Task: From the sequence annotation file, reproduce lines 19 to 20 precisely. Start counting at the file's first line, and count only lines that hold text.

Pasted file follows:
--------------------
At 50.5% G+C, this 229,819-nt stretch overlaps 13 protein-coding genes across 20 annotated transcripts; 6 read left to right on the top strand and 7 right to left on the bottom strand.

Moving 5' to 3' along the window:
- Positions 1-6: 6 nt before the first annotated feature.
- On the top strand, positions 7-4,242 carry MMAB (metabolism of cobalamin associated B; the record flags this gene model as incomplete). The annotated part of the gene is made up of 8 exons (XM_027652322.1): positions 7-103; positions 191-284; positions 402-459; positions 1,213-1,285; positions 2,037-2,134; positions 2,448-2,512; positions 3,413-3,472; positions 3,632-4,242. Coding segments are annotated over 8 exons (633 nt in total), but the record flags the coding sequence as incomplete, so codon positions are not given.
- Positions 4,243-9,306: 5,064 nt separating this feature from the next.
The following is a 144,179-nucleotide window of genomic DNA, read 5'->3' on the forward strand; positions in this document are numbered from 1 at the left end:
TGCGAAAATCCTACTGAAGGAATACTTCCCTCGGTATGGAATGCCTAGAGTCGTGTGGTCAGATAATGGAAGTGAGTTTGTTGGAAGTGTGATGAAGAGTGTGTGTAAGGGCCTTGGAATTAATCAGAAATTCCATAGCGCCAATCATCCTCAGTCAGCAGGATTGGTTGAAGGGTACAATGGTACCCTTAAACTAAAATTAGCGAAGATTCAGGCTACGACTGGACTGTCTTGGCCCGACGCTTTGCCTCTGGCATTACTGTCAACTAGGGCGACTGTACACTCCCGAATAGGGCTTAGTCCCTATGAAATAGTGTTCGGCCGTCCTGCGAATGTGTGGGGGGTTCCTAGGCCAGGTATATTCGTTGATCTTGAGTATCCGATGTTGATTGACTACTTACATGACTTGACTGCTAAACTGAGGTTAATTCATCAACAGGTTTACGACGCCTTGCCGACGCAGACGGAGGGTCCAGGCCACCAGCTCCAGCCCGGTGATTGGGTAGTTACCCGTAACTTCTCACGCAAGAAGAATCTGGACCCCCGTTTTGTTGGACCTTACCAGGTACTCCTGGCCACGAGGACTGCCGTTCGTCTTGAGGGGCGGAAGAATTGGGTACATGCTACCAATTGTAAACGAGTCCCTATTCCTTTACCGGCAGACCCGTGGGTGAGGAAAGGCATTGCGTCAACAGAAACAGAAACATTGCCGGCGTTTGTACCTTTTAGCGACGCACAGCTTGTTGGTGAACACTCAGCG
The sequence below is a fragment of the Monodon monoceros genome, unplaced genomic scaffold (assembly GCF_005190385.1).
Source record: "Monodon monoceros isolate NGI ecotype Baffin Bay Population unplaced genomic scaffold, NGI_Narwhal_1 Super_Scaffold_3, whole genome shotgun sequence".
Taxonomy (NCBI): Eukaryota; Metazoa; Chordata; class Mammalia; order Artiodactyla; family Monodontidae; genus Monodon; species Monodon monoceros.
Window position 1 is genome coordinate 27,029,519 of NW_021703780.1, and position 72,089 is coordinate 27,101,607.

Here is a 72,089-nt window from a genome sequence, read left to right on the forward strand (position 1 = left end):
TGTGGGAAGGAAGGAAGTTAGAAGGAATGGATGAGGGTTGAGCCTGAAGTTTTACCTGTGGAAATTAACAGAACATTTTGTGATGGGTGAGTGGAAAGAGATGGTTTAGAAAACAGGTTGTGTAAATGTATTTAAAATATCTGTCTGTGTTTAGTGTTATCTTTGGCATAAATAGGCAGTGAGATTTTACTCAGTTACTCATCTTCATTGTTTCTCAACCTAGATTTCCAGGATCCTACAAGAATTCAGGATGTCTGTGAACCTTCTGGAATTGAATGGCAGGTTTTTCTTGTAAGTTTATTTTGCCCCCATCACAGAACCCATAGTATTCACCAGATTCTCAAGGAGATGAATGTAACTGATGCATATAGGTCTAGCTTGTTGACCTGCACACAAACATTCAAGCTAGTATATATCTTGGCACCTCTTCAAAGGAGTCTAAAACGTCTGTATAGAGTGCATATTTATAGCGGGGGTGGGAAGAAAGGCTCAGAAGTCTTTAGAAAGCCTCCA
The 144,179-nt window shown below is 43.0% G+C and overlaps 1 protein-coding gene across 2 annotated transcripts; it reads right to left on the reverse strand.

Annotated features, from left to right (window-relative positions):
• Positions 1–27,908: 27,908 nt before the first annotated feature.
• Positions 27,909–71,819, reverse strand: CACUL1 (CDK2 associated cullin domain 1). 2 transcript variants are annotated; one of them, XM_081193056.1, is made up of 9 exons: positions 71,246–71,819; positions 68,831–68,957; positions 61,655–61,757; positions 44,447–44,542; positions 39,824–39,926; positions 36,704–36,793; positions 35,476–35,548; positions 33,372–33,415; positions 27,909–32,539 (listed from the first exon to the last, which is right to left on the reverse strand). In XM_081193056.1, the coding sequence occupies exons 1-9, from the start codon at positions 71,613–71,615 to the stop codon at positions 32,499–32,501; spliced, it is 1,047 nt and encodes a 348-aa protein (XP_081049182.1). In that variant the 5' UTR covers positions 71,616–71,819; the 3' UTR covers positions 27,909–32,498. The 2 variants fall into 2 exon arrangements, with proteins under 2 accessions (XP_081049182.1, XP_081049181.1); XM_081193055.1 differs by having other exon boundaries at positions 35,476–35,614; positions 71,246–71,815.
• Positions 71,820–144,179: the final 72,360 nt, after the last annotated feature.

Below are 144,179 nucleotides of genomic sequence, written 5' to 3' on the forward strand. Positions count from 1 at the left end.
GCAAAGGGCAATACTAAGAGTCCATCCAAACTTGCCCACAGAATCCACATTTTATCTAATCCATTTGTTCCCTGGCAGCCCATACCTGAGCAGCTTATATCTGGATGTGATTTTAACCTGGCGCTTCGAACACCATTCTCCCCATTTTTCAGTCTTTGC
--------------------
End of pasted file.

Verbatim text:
Below are 144,179 nucleotides of genomic sequence, written 5' to 3' on the forward strand. Positions count from 1 at the left end.
GCAAAGGGCAATACTAAGAGTCCATCCAAACTTGCCCACAGAATCCACATTTTATCTAATCCATTTGTTCCCTGGCAGCCCATACCTGAGCAGCTTATATCTGGATGTGATTTTAACCTGGCGCTTCGAACACCATTCTCCCCATTTTTCAGTCTTTGC